Findings

Watch List

Kevin Lewis

December 28, 2009

Emerging sacred values: Iran's nuclear program

Morteza Dehghani, Rumen Iliev, Sonya Sachdeva, Scott Atran, Jeremy Ginges & Douglas Medin
Judgment and Decision Making, December 2009, Pages 930-933

Abstract:
Sacred values are different from secular values in that they are often associated with violations of the cost-benefit logic of rational choice models. Previous work on sacred values has been largely limited to religious or territorial conflicts deeply embedded in historical contexts. In this work we find that the Iranian nuclear program, a relatively recent development, is treated as sacred by some Iranians, leading to a greater disapproval of deals which involve monetary incentives to end the program. Our results suggest that depending on the prevalence of such values, incentive-focused negotiations may backfire.

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Ongoing Victim Suffering Increases Prejudice: The Case of Secondary Anti-Semitism

Roland Imhoff & Rainer Banse
Psychological Science, December 2009, Pages 1443-1447

Abstract:
Some people have postulated that the perception of Jews' ongoing suffering from past atrocities can result in an increase in anti-Semitism. This postulated secondary anti-Semitism is compatible with a number of psychological theories, but until now there has been no empirical evidence in support of this notion. The present study provides the first evidence that ongoing suffering evokes an increase in prejudice against the victims. However, this effect became apparent only if respondents felt obliged to respond truthfully because of a bogus pipeline (BPL); without this constraint, the perception of ongoing victim suffering led to a socially desirable reduction in self-reported prejudice. The validity of the BPL manipulation was confirmed by the finding that it moderated the relation between explicit and implicit anti-Semitism, as measured with an affect misattribution procedure.

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The Political Incorporation of Muslims in America: The Role of Religiosity in Islam

Matt Barreto & Karam Dana
University of Washington Working Paper, October 2008

Abstract:
Previous scholars have argued that Islam as a religion and a culture is incompatible with liberal, democratic American values. Not only is Islam inconsistent with the West, but it poses a direct conflict according to some scholars. This viewpoint has been popularized in American and European media and by government officials who declare fundamentalist Muslims as enemies of freedom and democracy. However, there is no evidence that the grounds of conflict are based on religious ideology. Are the most devout Muslims really opposed to political incorporation in the U.S., or are other traditional non-religious factors such as socioeconomic status and acculturation more important in understanding political alienation? To date, nearly every study of Islam and Western values has been qualitative, anecdotal or philosophical in nature, leaving most questions unanswered, at least empirically. Using a unique national survey of Muslim Americans, we find that more religiously devout Muslims are significantly more likely to support political participation in America - in contrast to prevailing wisdom. We conclude that there is nothing inconsistent with Islam and American democracy, and in fact, religiosity fosters support for American democratic values.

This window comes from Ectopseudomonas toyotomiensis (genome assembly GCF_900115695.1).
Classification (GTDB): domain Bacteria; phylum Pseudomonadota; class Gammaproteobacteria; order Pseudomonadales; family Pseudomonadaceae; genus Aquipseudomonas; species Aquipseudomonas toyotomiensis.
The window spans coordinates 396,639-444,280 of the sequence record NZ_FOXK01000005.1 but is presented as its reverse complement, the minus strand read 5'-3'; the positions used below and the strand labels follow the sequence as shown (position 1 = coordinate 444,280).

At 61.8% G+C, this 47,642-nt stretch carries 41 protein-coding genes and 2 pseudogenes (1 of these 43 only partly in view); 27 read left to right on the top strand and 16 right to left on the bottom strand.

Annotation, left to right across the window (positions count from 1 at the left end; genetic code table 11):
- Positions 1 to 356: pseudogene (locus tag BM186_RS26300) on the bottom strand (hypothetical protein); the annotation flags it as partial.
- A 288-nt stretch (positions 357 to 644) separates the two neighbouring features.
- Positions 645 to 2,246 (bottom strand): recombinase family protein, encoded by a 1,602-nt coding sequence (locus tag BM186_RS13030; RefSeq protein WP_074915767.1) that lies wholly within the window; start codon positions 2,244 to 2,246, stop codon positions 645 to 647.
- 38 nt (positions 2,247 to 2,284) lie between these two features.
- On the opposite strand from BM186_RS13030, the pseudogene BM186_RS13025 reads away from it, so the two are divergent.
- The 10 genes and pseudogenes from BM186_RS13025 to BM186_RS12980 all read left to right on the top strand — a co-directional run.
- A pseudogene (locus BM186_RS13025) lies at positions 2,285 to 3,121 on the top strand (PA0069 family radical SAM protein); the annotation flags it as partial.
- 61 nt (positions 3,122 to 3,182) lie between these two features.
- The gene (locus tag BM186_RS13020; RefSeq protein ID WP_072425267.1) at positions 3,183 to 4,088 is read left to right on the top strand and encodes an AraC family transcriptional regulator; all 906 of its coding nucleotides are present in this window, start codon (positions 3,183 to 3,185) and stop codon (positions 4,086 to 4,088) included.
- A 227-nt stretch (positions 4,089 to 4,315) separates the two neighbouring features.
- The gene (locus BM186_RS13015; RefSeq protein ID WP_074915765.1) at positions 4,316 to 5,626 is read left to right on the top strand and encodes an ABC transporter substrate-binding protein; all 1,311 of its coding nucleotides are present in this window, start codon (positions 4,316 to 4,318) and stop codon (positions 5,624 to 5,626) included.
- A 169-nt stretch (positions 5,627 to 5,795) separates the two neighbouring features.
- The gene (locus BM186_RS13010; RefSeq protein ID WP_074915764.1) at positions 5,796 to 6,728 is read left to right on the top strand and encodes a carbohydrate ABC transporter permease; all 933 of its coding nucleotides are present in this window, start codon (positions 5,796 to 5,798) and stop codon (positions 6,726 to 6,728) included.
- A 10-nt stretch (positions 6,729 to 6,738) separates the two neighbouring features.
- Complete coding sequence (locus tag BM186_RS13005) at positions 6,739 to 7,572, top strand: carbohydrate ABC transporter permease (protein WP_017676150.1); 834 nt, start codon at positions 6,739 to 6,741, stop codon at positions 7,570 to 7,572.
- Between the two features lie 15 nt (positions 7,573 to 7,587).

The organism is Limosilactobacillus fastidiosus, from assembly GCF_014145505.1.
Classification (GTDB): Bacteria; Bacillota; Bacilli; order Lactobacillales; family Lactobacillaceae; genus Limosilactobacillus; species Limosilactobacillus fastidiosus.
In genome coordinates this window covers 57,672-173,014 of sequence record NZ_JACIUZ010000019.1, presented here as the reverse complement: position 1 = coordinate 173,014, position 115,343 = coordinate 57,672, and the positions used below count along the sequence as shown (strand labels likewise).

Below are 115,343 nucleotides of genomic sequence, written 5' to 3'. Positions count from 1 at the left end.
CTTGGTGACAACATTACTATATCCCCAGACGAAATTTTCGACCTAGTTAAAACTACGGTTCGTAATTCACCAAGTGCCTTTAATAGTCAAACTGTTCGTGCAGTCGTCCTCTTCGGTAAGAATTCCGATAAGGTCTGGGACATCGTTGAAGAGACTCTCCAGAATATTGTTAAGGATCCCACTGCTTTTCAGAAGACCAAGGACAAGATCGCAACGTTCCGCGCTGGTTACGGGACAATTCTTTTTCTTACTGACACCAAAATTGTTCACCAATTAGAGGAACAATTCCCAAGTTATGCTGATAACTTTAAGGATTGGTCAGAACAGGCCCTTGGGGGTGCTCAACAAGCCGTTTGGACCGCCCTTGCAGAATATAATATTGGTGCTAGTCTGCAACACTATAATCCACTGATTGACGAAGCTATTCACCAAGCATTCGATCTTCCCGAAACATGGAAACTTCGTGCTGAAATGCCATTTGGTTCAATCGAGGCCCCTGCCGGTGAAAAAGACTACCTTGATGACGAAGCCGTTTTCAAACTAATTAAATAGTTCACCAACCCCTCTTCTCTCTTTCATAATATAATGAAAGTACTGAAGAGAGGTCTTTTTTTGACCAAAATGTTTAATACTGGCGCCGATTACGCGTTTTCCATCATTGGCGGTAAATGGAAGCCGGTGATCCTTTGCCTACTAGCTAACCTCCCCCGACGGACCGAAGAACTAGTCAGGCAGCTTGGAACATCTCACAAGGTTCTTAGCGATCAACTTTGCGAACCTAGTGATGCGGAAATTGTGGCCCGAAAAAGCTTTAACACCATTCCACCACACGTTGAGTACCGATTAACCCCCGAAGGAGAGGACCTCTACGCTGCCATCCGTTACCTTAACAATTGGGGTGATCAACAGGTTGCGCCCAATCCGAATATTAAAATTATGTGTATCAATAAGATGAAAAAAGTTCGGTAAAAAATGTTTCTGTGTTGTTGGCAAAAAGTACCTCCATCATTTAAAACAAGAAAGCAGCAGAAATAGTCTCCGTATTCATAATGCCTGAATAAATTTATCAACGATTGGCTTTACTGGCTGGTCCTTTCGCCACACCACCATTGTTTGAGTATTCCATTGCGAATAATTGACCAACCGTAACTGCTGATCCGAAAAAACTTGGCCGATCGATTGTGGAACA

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Exploring Uranium Resource Constraints on Fissile Material Production in Pakistan

Zia Mian, A.H. Nayyar & R. Rajaraman
Science & Global Security, May 2009, Pages 77-108

Abstract:
This paper evaluates possible scenarios for Pakistan's uranium enrichment and plutonium production programs since the late 1970s by using Pakistan's supply of natural uranium as a constraint. Since international sanctions have prevented Pakistan from importing uranium for decades, it has had to rely on domestic uranium production-currently estimated as approximately 40 tons a year. The paper divides the development of Pakistan's uranium enrichment and plutonium production programs into three broad periods: from the beginning in the late 1970s until the 1998 nuclear tests; from 1999 to the present; and from the present to 2020; and considers how Pakistan could allocate its domestic uranium between its uranium enrichment and plutonium production programs for each period. This assessment is completed for enrichment capacities ranging from 15,000 to 75,000 separative work units (SWU) and takes into account the construction of the second and third plutonium production reactors at Khushab. The study finds that Pakistan may have sufficient natural uranium to fuel the three reactors, if they are approximately 50 MWt each, but that for some of these enrichment capacities, there will be a shortfall of natural uranium by 2020. The paper considers the impact of alternative sources of enrichment feed such as depleted tails from previous enrichment activity and reprocessed uranium from low-burn-up spent fuel from the Khushab reactors. There are signs Pakistan early on may have enriched some reprocessed uranium, possibly acquired from China. It finds that by 2020, Pakistan could have accumulated approximately 450 kg of plutonium from the Khushab reactors and 2500-6000 kg of highly enriched uranium (HEU) (90 percent enriched) for enrichment capacities ranging from 15,000-75,000 SWU. These stocks would be sufficient for perhaps 100-240 simple fission weapons based on HEU and for 90 plutonium weapons. Pakistan may be able to produce more weapons if it either increases its rate of uranium mining or has more advanced weapon designs requiring less fissile material in each weapon.